War Girls: Women Poets of the First World War

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Ruth Sillers’ moving performance of women’s poetry written in the First World War has been touring the country for the last four years, and as the actress considers moving on to new projects there may be only a very select number of opportunities remaining to see and hear her show performed live.

The one hour show War Girls was inspired by the anthology Scars Upon My Heart, the background to which Sillers spent over a year researching at Edinburgh Napier University, part of which is the former psychiatric hospital Craiglockhart which, since 2005, houses a War Poets Collection.  Craiglockhart is where Wifred Owen met and was heavily influenced by Siegfried Sassoon who himself had been declared insane after refusing to return to military service. 

The performance of War Girls includes poetry from famous and not-so-famous women poets of the time, and is interspersed with entertaining letters and anecdotes about such war-time personalities as the theatre impresario Lilian Baylis.  Sillers adopts a variety of accents and styles for each different poem to engage her audience, and told me “Madeline Ida Bedford's Munition Wages and Aelfrida Tillyard's delightful Invitation au Festin on the perils of rationing are usually some of the audience’s favourite pieces in performance.”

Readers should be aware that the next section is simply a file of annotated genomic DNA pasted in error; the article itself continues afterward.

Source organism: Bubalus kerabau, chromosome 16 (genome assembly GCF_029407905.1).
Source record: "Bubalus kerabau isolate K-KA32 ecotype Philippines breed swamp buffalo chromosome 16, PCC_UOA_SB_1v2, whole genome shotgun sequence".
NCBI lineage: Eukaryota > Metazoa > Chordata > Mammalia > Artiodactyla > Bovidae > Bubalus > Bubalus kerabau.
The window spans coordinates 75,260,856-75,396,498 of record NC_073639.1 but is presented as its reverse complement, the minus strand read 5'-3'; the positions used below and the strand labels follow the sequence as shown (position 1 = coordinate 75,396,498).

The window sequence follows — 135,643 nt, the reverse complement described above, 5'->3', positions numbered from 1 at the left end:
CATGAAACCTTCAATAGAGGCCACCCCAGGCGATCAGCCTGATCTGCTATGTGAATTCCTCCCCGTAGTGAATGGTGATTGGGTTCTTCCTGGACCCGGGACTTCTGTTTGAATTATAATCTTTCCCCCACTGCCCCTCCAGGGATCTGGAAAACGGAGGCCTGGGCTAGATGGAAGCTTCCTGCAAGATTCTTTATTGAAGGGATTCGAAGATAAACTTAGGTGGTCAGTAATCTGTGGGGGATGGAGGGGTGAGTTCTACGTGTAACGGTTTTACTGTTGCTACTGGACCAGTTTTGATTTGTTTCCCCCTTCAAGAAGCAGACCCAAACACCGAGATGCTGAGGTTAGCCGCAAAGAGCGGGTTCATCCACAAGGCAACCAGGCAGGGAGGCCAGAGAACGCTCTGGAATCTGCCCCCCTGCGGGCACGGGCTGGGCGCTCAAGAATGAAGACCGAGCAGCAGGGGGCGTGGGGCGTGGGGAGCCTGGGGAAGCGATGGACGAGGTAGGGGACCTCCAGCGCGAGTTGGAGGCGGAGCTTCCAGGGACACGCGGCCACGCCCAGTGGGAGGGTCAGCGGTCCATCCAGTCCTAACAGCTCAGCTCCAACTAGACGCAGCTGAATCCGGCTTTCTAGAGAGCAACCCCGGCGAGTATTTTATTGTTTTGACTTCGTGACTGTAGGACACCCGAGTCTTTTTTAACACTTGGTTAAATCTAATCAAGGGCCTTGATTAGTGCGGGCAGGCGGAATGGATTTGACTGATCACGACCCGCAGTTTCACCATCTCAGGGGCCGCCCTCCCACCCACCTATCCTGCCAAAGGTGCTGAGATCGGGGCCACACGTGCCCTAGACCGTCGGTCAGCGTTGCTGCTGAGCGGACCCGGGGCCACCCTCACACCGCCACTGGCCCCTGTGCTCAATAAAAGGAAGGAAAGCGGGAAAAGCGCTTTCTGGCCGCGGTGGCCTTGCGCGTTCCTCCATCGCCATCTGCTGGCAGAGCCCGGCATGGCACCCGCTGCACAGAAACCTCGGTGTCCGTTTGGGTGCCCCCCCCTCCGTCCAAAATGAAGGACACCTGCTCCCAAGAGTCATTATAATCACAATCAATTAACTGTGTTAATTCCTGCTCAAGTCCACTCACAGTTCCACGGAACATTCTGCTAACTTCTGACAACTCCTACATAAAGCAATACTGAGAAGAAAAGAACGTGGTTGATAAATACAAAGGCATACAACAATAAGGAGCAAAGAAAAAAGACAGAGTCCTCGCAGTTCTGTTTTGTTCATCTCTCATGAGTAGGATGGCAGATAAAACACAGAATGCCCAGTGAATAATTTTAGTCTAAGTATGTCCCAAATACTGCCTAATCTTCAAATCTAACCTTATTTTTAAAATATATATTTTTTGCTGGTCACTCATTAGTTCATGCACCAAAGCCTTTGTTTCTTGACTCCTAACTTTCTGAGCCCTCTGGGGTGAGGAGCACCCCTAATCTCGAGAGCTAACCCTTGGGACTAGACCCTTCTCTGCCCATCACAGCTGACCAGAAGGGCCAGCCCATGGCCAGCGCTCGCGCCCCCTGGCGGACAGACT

I asked her if the audience reacted positively to the humour in what is such a poignant subject: “War Girls is a mixture of very moving accounts interspersed with some lighter pieces” Sillers says, “even in the darkest hours of war, it seems a very British trait that we still find a kind of black humour which helps us to endure the horror and I think it's important to reflect that in our programme.”

War Girls has taken Ruth Sillers all over the country for the last four years and she has only a couple of planned performances left, on 16th July at the Bath Royal Literary and Scientific Institution and in October at the Ludlow Arts Centre.  If you are able to attend it is well worth checking out her hugely enjoyable performance, or you can buy the CD or download at publishers website CrimsonCats.

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keith jeffries

Wed 11th Jul 2018 23:32

Thank you for this as I am well acquianted with the poetry of Wilfred Owen and Siegfried Sassoon but I have seldom given a thought to the fact that women have also contributed to this brutal period of our history. I shall now do some research work and look into War Girls.
Keith jeffries

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